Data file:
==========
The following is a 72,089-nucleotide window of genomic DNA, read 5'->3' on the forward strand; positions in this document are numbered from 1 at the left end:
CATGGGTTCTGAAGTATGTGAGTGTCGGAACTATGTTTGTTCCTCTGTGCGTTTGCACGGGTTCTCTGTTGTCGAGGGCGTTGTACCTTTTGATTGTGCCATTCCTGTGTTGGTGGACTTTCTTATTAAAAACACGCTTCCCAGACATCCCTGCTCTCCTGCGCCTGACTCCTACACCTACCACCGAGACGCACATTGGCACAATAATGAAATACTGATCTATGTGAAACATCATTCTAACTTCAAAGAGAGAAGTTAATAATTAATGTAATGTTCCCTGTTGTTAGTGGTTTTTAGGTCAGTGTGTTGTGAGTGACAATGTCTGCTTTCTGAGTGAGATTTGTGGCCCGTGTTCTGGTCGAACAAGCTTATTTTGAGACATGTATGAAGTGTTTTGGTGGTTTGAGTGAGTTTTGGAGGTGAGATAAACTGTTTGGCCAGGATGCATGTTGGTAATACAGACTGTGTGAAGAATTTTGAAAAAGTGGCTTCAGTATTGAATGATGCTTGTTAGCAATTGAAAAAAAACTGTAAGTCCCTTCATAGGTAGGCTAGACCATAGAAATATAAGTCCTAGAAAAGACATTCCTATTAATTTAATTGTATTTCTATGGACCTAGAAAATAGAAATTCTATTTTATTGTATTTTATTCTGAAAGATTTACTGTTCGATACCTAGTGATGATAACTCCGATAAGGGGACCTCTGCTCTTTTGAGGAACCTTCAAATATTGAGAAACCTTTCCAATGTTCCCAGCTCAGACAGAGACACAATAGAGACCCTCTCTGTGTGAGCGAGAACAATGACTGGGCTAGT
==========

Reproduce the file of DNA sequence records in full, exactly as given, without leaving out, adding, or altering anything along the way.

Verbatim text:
The following is a 72,089-nucleotide window of genomic DNA, read 5'->3' on the forward strand; positions in this document are numbered from 1 at the left end:
CATGGGTTCTGAAGTATGTGAGTGTCGGAACTATGTTTGTTCCTCTGTGCGTTTGCACGGGTTCTCTGTTGTCGAGGGCGTTGTACCTTTTGATTGTGCCATTCCTGTGTTGGTGGACTTTCTTATTAAAAACACGCTTCCCAGACATCCCTGCTCTCCTGCGCCTGACTCCTACACCTACCACCGAGACGCACATTGGCACAATAATGAAATACTGATCTATGTGAAACATCATTCTAACTTCAAAGAGAGAAGTTAATAATTAATGTAATGTTCCCTGTTGTTAGTGGTTTTTAGGTCAGTGTGTTGTGAGTGACAATGTCTGCTTTCTGAGTGAGATTTGTGGCCCGTGTTCTGGTCGAACAAGCTTATTTTGAGACATGTATGAAGTGTTTTGGTGGTTTGAGTGAGTTTTGGAGGTGAGATAAACTGTTTGGCCAGGATGCATGTTGGTAATACAGACTGTGTGAAGAATTTTGAAAAAGTGGCTTCAGTATTGAATGATGCTTGTTAGCAATTGAAAAAAAACTGTAAGTCCCTTCATAGGTAGGCTAGACCATAGAAATATAAGTCCTAGAAAAGACATTCCTATTAATTTAATTGTATTTCTATGGACCTAGAAAATAGAAATTCTATTTTATTGTATTTTATTCTGAAAGATTTACTGTTCGATACCTAGTGATGATAACTCCGATAAGGGGACCTCTGCTCTTTTGAGGAACCTTCAAATATTGAGAAACCTTTCCAATGTTCCCAGCTCAGACAGAGACACAATAGAGACCCTCTCTGTGTGAGCGAGAACAATGACTGGGCTAGT